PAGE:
Christ bore Himself in His hands, when He offered His body saying: “this is my body.”
Continuing on with our Lenten series in which Saint Augustine is our guide, go here , here ,here , here, here , here and here to read the first seven posts in the series, we come to Holy Thursday and the First Mass. As Catholics, we join in the great mystery of God sacrificing Himself for us at every Mass we witness, just as if we were sitting at the Last Supper watching Christ transforming the bread into His Body and the wine into His Blood. Saint Augustine explained to new Catholics why bread and wine are placed on Catholic altars:
One thing is seen, another is to be understood. What you can see on the altar, you also saw last night; but what it was, what it meant, of what great reality it contained the sacrament, you had not yet heard. So what you can see, then, is bread and a cup; that’s what even your eyes tell you; but as for what your faith asks to be instructed about, the bread is the body of Christ, the cup the blood of Christ. It took no time to say that indeed, and that, perhaps, may be enough for faith; but faith desires instruction. The prophet says, you see, Unless you believe, you shall not understand (Is 7:9). I mean, you can now say to me, “You’ve bidden us believe; now explain, so that we may understand.” Some such thought as this, after all, may cross somebody’s mind: “We know where our Lord Jesus Christ took flesh from; from the Virgin Mary. He was suckled as a baby, was reared, grew up, came to man’s estate, suffered persecution from the Jews, was hung on the tree, was slain on the tree, was taken down from the tree, was buried; rose again on the third day, on the day he wished ascended into heaven. That’s where he lifted his body up to; that’s where he’s going to come from to judge the living and the dead; that’s where he is now, seated on the Father’s right. How can bread be his body? And the cup, or what the cup contains, how can it be his blood?” The reason these things, brothers and sisters, are called sacraments is that in them one thing is seen, another is to be understood. What can be seen has a bodily appearance, what is to be understood provides spiritual fruit. So if you want to understand the body of Christ, listen to the apostle telling the faithful, You, though, are the body of Christ and its members (1 Cor 12:27). So if it’s you that are the body of Christ and its members, it’s the mystery meaning you that has been placed on the Lord’s table; what you receive is the mystery that means you. It is to what you are that you reply Amen, and by so replying you express your assent. What you hear, you see, is The body of Christ, and you answer, Amen. So be a member of the body of Christ, in order to make that Amen true.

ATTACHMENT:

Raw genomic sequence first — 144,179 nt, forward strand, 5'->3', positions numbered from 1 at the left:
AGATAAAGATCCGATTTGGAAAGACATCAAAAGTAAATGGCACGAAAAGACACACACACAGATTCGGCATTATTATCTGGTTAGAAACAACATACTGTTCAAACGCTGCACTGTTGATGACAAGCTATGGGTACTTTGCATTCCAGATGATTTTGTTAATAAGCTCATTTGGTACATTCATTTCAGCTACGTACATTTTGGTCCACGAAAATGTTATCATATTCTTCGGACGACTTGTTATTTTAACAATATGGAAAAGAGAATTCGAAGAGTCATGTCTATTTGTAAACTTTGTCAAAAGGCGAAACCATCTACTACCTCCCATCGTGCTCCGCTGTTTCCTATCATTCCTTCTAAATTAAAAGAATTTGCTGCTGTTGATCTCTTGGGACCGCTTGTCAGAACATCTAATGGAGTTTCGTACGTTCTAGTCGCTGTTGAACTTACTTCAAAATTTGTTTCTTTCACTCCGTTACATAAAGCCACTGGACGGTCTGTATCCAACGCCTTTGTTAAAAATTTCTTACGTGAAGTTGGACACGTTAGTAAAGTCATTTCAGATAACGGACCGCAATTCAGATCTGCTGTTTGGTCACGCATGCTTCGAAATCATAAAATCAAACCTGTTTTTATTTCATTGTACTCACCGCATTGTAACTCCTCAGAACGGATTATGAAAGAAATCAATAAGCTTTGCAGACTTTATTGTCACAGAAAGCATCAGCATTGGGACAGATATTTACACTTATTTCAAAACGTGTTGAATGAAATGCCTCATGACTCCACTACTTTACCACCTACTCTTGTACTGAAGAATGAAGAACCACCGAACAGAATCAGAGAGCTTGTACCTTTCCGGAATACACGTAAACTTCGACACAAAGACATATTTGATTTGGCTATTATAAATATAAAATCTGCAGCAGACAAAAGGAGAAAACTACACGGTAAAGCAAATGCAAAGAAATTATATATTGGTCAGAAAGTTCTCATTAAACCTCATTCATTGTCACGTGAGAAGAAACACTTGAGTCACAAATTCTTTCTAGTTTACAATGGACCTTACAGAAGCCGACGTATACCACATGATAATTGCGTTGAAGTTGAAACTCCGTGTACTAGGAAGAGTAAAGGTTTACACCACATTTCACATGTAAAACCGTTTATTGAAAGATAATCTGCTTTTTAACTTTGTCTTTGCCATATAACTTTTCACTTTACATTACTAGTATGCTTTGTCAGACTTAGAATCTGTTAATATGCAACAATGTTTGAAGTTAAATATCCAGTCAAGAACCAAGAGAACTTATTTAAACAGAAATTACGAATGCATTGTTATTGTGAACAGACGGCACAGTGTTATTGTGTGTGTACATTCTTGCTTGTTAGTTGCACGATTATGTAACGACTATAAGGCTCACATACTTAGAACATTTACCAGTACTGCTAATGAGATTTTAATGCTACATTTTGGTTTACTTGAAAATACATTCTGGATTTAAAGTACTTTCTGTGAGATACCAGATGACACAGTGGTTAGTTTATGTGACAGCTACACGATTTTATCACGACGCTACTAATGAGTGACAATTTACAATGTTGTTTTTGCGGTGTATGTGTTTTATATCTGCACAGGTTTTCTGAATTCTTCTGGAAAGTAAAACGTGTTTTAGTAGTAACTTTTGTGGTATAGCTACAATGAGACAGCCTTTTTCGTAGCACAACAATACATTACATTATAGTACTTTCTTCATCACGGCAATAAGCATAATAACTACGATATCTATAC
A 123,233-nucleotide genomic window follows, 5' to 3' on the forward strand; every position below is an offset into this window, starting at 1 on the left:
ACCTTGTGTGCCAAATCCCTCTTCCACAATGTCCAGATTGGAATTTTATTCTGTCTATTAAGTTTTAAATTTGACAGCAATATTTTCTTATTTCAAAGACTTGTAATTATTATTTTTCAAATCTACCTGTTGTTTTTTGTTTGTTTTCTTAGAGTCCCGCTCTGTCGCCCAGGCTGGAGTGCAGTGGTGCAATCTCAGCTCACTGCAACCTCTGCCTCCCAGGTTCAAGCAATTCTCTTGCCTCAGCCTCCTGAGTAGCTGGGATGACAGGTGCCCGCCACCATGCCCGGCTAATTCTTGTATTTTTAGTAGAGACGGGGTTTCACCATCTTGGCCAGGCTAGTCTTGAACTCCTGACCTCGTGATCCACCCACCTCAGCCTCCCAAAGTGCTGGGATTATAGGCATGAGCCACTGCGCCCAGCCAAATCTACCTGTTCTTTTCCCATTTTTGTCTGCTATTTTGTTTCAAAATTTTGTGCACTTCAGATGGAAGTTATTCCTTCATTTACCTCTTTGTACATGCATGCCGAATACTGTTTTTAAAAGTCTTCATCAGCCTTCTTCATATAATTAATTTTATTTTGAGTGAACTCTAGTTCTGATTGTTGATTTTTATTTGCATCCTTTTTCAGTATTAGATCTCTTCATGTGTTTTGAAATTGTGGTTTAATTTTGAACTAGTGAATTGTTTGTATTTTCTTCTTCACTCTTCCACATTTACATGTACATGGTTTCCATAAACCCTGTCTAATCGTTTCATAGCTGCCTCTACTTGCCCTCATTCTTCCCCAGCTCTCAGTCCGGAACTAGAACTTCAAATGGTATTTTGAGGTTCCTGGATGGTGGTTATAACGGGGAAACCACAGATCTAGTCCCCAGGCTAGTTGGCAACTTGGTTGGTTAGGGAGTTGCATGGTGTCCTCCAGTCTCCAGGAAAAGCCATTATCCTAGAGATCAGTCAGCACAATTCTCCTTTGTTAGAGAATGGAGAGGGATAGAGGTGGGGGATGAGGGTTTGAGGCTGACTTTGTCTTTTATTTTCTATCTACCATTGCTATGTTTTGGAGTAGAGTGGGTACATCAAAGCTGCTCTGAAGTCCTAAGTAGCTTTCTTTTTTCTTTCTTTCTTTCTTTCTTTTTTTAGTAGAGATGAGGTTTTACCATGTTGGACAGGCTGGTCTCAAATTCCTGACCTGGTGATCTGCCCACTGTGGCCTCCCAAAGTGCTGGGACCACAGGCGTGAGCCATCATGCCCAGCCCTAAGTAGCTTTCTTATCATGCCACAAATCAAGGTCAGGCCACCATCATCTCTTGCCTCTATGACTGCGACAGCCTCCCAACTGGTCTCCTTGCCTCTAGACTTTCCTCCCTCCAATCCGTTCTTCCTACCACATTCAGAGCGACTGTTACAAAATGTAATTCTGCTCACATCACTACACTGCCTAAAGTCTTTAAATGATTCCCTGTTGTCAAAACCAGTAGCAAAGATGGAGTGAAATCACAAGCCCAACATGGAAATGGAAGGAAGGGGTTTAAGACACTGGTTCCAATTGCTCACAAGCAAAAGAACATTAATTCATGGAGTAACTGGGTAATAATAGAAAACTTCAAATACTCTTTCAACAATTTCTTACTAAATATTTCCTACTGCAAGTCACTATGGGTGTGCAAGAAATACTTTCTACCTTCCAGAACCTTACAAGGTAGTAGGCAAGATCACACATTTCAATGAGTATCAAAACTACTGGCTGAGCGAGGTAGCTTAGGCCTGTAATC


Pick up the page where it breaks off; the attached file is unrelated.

So why in bread? Let’s not bring anything of our own to bear here, let’s go on listening to the apostle himself, who said, when speaking of this sacrament, One bread, one body, we being many are (1 Cor 10:17). Understand and rejoice. Unity, truth, piety, love. One bread; what is this one bread? The one body which we, being many, are. Remember that bread is not made from one grain, but from many. When you were being exorcised, it’s as though you were being ground. When you were baptized it’s as though you were mixed into dough. When you received the fire of the Holy Spirit, it’s as though you were baked. Be what you can see, and receive what you are. That’s what the apostle said about the bread. He has already shown clearly enough what we should understand about the cup, even if it wasn’t said. After all, just as many grains are mixed into one loaf in order to produce the visible appearance of bread, as though what holy scripture says about the faithful were happening: They had one soul and one heart in God (Acts 4:32); so too with the wine. Brothers and sisters, just remind yourselves what wine is made from; many grapes hang in the bunch, but the juice of the grapes is poured together in one vessel. That too is how the Lord Christ signified us, how he wished us to belong to him, how he consecrated the sacrament of our peace and unity on his table. Any who receive the sacrament of unity, and do not hold the bond of peace, do not receive the sacrament for their benefit, but a testimony against themselves. Turning to the Lord, God the Father almighty, with pure hearts let us give him sincere and abundant thanks, as much as we can in our littleness; beseeching him in his singular kindness with our whole soul, graciously to hearken to our prayers in his good pleasure; also by his power to drive out the enemy from our actions and thoughts, to increase our faith, to guide our minds, to grant us spiritual thoughts, and to lead us finally to his bliss; through Jesus Christ his Son. Amen.